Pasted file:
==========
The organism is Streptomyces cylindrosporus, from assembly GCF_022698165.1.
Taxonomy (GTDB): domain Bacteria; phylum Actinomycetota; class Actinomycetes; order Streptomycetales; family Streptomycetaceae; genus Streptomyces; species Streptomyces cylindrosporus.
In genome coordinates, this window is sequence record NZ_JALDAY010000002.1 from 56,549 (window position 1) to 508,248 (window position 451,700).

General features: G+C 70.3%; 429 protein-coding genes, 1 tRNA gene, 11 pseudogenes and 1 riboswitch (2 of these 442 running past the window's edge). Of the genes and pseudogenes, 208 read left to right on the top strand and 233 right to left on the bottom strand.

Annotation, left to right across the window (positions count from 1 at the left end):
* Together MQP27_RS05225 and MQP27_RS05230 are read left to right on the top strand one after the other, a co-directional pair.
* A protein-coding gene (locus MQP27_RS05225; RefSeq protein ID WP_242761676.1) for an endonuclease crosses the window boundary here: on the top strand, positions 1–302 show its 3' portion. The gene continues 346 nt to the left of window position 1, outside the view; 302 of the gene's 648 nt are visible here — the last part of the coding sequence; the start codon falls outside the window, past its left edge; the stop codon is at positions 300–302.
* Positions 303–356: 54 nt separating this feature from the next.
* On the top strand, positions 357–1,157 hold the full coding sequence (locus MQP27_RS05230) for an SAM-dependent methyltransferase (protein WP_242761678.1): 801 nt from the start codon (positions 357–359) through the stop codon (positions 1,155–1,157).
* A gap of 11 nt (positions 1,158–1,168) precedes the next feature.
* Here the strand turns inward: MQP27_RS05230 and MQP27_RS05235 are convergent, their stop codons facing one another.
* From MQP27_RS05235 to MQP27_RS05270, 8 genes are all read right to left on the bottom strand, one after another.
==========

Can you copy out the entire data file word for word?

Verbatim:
The organism is Streptomyces cylindrosporus, from assembly GCF_022698165.1.
Taxonomy (GTDB): domain Bacteria; phylum Actinomycetota; class Actinomycetes; order Streptomycetales; family Streptomycetaceae; genus Streptomyces; species Streptomyces cylindrosporus.
In genome coordinates, this window is sequence record NZ_JALDAY010000002.1 from 56,549 (window position 1) to 508,248 (window position 451,700).

General features: G+C 70.3%; 429 protein-coding genes, 1 tRNA gene, 11 pseudogenes and 1 riboswitch (2 of these 442 running past the window's edge). Of the genes and pseudogenes, 208 read left to right on the top strand and 233 right to left on the bottom strand.

Annotation, left to right across the window (positions count from 1 at the left end):
* Together MQP27_RS05225 and MQP27_RS05230 are read left to right on the top strand one after the other, a co-directional pair.
* A protein-coding gene (locus MQP27_RS05225; RefSeq protein ID WP_242761676.1) for an endonuclease crosses the window boundary here: on the top strand, positions 1–302 show its 3' portion. The gene continues 346 nt to the left of window position 1, outside the view; 302 of the gene's 648 nt are visible here — the last part of the coding sequence; the start codon falls outside the window, past its left edge; the stop codon is at positions 300–302.
* Positions 303–356: 54 nt separating this feature from the next.
* On the top strand, positions 357–1,157 hold the full coding sequence (locus MQP27_RS05230) for an SAM-dependent methyltransferase (protein WP_242761678.1): 801 nt from the start codon (positions 357–359) through the stop codon (positions 1,155–1,157).
* A gap of 11 nt (positions 1,158–1,168) precedes the next feature.
* Here the strand turns inward: MQP27_RS05230 and MQP27_RS05235 are convergent, their stop codons facing one another.
* From MQP27_RS05235 to MQP27_RS05270, 8 genes are all read right to left on the bottom strand, one after another.